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El Rey Theater in Albuquerque closes February 5, 2014

Posted by Ron Warnick in Music, Theaters.
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The historic El Rey Theater in downtown Albuquerque closed a few days ago because the operator was encountering cash-flow problems with another venture, according to KOB-TV.

Here’s the station’s report:

The report makes it clear that El Rey, located on Central Avenue (aka Route 66), could reopen quickly if another operators signs a lease there. But apparently downtown is either struggling or a few businesses are going through bad luck.

A February 2013 report in the Albuquerque Journal said oil-industry businessman Tino Robles took over management of the theater to bring live music there. He spent about $700,000 on various upgrades there.

According to that article, El Rey — built in 1941 — and the neighboring Golden West saloon are knownn as the Puccini Building after Luigi Puccini, whose family holds the property in a trust.

As a live-music venue in the past 30-plus years, the theater has hosted an impressive array of acts, including Weezer, The Fabulous Thunderbirds, Texas Tornadoes, Son Volt, Roger McGuinn, Phish, Richie Havens, No Doubt, Los Lobos, Lyle Lovett, Leon Russell, John Lee Hooker, Emmylou Harris, Bo Diddley and many more.

(Image of the El Rey Theater in 2011 by Pete Zarria via Flickr)

Tucumcari theater reopens Friday after renovations January 9, 2014

Posted by Ron Warnick in Preservation, Theaters.
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The historic Odeon Theatre in downtown Tucumcari, N.M., reopens Friday with a 7 p.m. screening of the animated film “Frozen” after months of interior renovations by its new owners.

Improvements included upgrades to the long-substandard sound system and a conversion to digital projection, including 3-D capability for the theater’s next film, “The Hobbit: The Desolation of Smaug.” More work on the theater is planned before summer.

Tucumcari natives Christy Dominguez, a former office worker at Mesalands Community College, and Robert Lopez, a farmer, decided to buy the theater after going on a date there and noting it had been for sale for years. They closed on the property in April from longtime owner Ramon Martinez and shuttered the theater in mid-September to begin renovations.

Dominguez, who also is the theater’s general manager, said in a telephone interview work included repairing, repainting or reupholstering the theater’s 385 seats, new tile and carpeting, new acoustic tiles on the walls, and cleanup and repairs to the lobby and bathrooms.

Dominguez said they were mindful of not changing the 1937 theater to endanger its listing on the National Register of Historic Places. “We wanted to maintain the historical integrity,” she said.

Dominguez declined to say how much money they spent overhauling the Odeon, other than it was “substantial.” Despite that, the cost of an adult ticket when the theater opens Friday will be $6 — an increase of just 50 cents before the Odeon closed in the fall.

She said they may close the theater again in the spring for a few more weeks of work, including repainting the exterior. They will apply for a state historical preservation grant for some of that.

The theater’s balcony remains closed, but Dominguez said they intend to eventually convert it into a VIP section, with reclining seats and other amenities.

Dominguez said the theater is contractually obligated to show just one new movie per week, despite the flexibility of digital. However, they hooked up a Blu-ray player to the projector so the Odeon can screen old movies on special occasions. She gave John Wayne films as a treat for some of the senior citizens in town as an example.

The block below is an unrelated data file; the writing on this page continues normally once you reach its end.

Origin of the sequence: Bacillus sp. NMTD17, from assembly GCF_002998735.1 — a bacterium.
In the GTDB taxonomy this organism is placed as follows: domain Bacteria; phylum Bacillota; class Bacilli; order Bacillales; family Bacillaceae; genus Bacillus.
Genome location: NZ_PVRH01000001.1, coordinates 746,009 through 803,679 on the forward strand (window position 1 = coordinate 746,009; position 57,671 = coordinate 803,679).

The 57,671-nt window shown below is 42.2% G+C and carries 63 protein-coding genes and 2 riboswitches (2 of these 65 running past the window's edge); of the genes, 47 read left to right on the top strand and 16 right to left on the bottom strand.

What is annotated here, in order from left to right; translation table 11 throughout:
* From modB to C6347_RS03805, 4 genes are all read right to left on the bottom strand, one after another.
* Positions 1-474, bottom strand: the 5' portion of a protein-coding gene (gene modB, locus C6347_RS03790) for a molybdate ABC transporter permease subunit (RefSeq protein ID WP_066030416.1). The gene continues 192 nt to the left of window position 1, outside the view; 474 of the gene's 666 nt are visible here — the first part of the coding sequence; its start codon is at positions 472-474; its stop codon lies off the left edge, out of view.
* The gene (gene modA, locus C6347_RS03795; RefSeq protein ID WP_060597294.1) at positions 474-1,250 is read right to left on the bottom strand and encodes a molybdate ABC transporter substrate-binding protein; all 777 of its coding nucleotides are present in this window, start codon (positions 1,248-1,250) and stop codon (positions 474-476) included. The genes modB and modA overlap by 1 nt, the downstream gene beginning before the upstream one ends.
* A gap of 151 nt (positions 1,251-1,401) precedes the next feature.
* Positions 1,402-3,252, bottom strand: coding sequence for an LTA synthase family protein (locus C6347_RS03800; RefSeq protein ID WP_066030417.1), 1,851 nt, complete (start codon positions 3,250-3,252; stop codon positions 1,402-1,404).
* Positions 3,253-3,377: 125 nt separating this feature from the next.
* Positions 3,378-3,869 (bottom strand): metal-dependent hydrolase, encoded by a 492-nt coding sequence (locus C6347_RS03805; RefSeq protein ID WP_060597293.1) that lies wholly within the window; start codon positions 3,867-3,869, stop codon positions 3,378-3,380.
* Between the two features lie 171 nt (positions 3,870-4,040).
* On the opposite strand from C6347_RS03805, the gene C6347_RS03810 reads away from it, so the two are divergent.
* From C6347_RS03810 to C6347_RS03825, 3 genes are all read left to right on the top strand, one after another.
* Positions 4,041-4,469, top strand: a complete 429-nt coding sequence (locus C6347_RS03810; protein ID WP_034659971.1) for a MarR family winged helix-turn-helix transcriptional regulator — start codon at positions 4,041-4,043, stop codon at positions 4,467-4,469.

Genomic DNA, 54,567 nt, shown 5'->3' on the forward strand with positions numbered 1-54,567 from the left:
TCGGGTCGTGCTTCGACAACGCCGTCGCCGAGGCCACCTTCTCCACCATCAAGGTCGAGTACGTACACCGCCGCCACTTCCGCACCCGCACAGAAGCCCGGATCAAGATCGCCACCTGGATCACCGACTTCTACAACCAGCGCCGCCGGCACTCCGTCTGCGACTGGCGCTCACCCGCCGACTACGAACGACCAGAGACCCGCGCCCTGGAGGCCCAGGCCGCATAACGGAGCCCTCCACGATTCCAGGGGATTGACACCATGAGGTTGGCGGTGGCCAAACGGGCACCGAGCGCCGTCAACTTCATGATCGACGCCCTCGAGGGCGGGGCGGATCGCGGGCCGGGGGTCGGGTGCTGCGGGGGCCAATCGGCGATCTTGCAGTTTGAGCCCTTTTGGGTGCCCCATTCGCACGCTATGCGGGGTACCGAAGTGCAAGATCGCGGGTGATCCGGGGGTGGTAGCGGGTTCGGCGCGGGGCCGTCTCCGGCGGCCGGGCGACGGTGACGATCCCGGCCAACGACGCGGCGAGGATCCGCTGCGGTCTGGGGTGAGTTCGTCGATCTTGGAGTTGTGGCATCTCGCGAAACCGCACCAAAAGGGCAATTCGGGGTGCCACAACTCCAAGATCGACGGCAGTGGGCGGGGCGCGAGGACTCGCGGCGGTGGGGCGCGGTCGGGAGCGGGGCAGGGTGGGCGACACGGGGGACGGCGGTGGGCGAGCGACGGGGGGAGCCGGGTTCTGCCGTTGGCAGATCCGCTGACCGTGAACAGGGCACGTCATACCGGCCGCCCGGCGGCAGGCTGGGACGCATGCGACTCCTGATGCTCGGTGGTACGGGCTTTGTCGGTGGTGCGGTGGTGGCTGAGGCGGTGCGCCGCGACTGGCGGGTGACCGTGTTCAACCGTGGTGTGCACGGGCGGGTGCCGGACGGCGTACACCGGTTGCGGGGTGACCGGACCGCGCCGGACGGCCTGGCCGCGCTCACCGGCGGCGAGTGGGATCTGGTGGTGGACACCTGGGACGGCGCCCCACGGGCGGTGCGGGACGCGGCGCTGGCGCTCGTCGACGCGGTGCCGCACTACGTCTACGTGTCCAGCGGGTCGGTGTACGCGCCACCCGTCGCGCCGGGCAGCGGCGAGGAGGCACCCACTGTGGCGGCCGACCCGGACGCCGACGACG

Dominguez noted the theater’s viability has increased since the closing of the historic Pecos Theatre in nearby Santa Rosa, N.M., in 2011. The Odeon remains the only theater within a 90-mile radius; the closest is in Clovis, N.M.

Although it sits a half-mile north of Route 66, Dominguez says the Odeon gets its share of Mother Road tourists referred from the Blue Swallow Motel, Motel Safari, Del’s Restaurant and other businesses. Because of the theater’s improvements and its historic nature, she expects that number to increase.

(Photos of the Odeon Theatre courtesy of Christy Dominguez)

Gillioz Theatre has a new owner November 23, 2013

Posted by Ron Warnick in Preservation, Theaters.
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The historic Gillioz Theatre in downtown Springfield, Mo., has a new owner, and it’s not the local community college, as expected.

According to the Springfield News-Leader, Springfield resident Robert Low, owner of the Prime Inc. trucking company, purchased the theater that sits on an old alignment of Route 66. Low also signed a lease agreement with the nonprofit Springfield Landmark Preservation Trust, the previous owners.

The theater is expected to continue operating as usual, with the trust board continuing to oversee the theater’s management staff.

The lease agreement will significantly reduce the trust’s monthly mortgage payment, according to a release from the trust board.

Trust board vice president Dave Roling said it was a significant development.

“It took an enterprising businessman, M. E. Gillioz, to build the theater in 1926, and 87 years later another area businessman has stepped up to solidify the future of the theater for future generations,” he said.

Low was not at the news conference that announced the buyout. The Gillioz, deep in debt, had been scheduled for an auction this week and other times in the past three years. Ozarks Technical Community College was reported as one of the parties interested in buying the theater.

The Gillioz opened in 1926, the same year U.S. 66 was certified. The theater reopened in 2006 after a multimillion-dollar renovation.

(Image of the Gillioz Theatre by Lee Harkness via Flickr)

Gillioz Theatre auction postponed; agreement reached November 16, 2013